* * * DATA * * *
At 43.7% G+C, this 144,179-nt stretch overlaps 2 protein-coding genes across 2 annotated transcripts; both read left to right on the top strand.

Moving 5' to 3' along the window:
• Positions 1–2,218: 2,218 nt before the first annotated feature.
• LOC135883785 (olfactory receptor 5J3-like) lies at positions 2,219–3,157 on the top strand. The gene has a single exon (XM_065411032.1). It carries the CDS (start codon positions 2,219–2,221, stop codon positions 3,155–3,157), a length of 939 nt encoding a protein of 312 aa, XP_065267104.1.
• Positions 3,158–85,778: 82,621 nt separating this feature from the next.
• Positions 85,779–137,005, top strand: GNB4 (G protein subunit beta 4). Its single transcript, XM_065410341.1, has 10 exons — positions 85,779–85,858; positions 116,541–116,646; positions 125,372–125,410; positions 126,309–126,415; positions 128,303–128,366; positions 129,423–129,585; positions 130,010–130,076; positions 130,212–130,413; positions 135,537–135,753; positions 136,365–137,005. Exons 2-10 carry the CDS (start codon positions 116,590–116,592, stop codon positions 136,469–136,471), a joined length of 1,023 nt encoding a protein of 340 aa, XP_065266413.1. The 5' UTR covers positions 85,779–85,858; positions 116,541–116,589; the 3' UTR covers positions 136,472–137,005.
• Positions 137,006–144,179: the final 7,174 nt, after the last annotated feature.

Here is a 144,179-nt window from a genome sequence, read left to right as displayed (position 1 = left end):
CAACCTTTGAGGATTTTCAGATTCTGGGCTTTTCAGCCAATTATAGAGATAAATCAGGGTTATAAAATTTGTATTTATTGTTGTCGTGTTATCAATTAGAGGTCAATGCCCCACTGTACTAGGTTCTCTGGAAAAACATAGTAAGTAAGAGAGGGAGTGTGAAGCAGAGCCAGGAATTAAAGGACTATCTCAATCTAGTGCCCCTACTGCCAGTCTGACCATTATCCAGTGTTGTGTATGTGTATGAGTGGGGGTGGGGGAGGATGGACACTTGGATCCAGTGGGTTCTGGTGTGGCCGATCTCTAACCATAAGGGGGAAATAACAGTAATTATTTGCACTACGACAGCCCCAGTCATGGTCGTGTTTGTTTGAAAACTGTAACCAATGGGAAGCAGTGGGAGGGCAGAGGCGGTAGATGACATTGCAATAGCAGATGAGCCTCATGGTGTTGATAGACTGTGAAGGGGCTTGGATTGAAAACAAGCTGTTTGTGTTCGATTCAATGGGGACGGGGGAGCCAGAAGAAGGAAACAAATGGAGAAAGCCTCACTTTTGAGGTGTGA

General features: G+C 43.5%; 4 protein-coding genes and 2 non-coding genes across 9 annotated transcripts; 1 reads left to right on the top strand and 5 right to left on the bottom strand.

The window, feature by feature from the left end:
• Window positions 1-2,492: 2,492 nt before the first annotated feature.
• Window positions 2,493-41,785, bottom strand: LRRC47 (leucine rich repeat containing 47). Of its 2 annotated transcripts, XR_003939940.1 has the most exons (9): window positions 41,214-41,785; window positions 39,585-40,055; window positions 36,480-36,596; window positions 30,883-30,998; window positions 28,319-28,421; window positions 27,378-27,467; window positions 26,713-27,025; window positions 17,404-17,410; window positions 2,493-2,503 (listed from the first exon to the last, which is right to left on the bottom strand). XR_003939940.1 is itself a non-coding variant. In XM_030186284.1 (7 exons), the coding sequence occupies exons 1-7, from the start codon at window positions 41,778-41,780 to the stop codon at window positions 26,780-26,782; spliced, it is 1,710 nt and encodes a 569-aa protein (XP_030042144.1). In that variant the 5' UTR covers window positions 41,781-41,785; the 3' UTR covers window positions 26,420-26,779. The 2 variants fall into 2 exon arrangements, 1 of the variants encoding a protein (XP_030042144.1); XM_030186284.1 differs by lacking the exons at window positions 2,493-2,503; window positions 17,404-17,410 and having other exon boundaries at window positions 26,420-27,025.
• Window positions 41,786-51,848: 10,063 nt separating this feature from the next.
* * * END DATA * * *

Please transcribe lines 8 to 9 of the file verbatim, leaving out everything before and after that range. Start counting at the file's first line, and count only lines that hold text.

Here is a 144,179-nt window from a genome sequence, read left to right as displayed (position 1 = left end):
CAACCTTTGAGGATTTTCAGATTCTGGGCTTTTCAGCCAATTATAGAGATAAATCAGGGTTATAAAATTTGTATTTATTGTTGTCGTGTTATCAATTAGAGGTCAATGCCCCACTGTACTAGGTTCTCTGGAAAAACATAGTAAGTAAGAGAGGGAGTGTGAAGCAGAGCCAGGAATTAAAGGACTATCTCAATCTAGTGCCCCTACTGCCAGTCTGACCATTATCCAGTGTTGTGTATGTGTATGAGTGGGGGTGGGGGAGGATGGACACTTGGATCCAGTGGGTTCTGGTGTGGCCGATCTCTAACCATAAGGGGGAAATAACAGTAATTATTTGCACTACGACAGCCCCAGTCATGGTCGTGTTTGTTTGAAAACTGTAACCAATGGGAAGCAGTGGGAGGGCAGAGGCGGTAGATGACATTGCAATAGCAGATGAGCCTCATGGTGTTGATAGACTGTGAAGGGGCTTGGATTGAAAACAAGCTGTTTGTGTTCGATTCAATGGGGACGGGGGAGCCAGAAGAAGGAAACAAATGGAGAAAGCCTCACTTTTGAGGTGTGA